Last week, 44 mayors and city officials nationwide, including Mayor Andy Berke, partnered to send a letter to the Federal Communications Commission calling for reform that would bring broadband and Internet capabilities to underserved segments of society.
Next Century Cities filed this letter supporting modernizing the federal Lifeline program to include broadband on behalf of 44 cities in its network, of which Chattanooga is a founding member.
Under the current program, qualified low-income households can receive a subsidy for wired or wireless telephone service, but the letter asked the FCC to include broadband as a third option, said Todd O’Boyle, Next Century Cities deputy director.
O’Boyle said that the letter did not advocate for households to be entitled to use all three options simultaneously. Their correspondence asked the FCC to add broadband as a third alternative to the existing subsidy, he said.
“The bottom line: We think that allowing qualifying households with the choice of voice or broadband [is the right thing],” O’Boyle said. “They know better than regulators in Washington what they need. If [individuals] say the best way for them to help [their] families is for voice services, fine; if it’s broadband service, great.”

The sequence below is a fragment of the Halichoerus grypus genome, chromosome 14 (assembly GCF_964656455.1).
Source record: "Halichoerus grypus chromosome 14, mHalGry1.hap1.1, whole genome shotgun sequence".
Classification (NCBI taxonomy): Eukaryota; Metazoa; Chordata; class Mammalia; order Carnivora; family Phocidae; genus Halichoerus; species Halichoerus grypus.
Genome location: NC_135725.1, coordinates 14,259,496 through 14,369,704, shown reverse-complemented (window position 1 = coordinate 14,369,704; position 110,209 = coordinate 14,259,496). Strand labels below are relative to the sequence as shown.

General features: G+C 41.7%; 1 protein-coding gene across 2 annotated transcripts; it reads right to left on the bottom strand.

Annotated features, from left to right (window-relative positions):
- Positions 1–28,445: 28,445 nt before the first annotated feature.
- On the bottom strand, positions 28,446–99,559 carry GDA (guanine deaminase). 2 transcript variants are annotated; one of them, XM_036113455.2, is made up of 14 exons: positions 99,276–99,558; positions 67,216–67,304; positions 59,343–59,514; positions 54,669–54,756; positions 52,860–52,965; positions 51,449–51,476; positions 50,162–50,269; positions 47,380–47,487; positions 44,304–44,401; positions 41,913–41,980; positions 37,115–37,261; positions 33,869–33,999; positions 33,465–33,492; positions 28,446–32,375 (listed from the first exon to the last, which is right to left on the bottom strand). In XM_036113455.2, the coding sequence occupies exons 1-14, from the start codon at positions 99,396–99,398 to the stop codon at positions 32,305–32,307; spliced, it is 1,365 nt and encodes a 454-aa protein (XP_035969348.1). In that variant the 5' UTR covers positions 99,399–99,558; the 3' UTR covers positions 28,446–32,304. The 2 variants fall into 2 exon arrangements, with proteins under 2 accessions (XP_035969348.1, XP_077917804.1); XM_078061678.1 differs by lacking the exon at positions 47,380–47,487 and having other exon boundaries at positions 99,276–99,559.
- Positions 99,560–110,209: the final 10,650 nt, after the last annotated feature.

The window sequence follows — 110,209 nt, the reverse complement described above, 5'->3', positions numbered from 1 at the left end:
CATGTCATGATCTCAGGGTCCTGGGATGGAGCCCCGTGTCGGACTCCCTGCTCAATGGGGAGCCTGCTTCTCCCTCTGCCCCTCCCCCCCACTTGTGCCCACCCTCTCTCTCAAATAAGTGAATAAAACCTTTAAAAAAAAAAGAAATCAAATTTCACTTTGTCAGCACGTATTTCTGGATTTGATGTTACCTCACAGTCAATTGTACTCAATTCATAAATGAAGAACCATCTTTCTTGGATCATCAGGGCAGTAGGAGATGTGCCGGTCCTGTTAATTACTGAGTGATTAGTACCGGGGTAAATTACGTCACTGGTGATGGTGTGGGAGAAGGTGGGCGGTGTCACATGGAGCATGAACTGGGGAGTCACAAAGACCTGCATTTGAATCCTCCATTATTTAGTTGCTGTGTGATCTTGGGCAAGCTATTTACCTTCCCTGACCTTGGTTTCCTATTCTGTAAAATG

O’Boyle said their ideas were presented in a “budget-neutral fashion” to advocate a “right-sized program” that is neither too expansive nor too exclusive.
Berke said Lifeline modernization would allocate current funds in a new direction, presenting recipients with a new service to choose.
“This is a federal governmental program, so the question is, what is the scope of things you can use the dollars for?” Berke said. “We have gotten together to say that we support changing the Lifeline program to open up more opportunities to use these dollars instead of buying a prepaid cellphone to pay for their broadband access instead.”
Steps to modernize the Lifeline program are necessary for 21st-century growth, he said.
“In today’s world, you need access to the Internet to fill out a job application, to communicate with your employer [and] to sign up for benefits,” Berke said. “We want everybody to have those opportunities throughout our community. We know that most people who have high incomes have Internet usage, but there is only 47 percent of low-income people who have that opportunity.”
Earlier this year, Berke’s administration, along with EPB, announced that families with a student who qualifies for free or reduced-fee lunch could also receive reduced-cost Internet. Lifeline modernization would bring much-needed broadband access to households without school-aged children, he said.
O’Boyle said the FCC will discuss various avenues of Lifeline modernization in early 2016.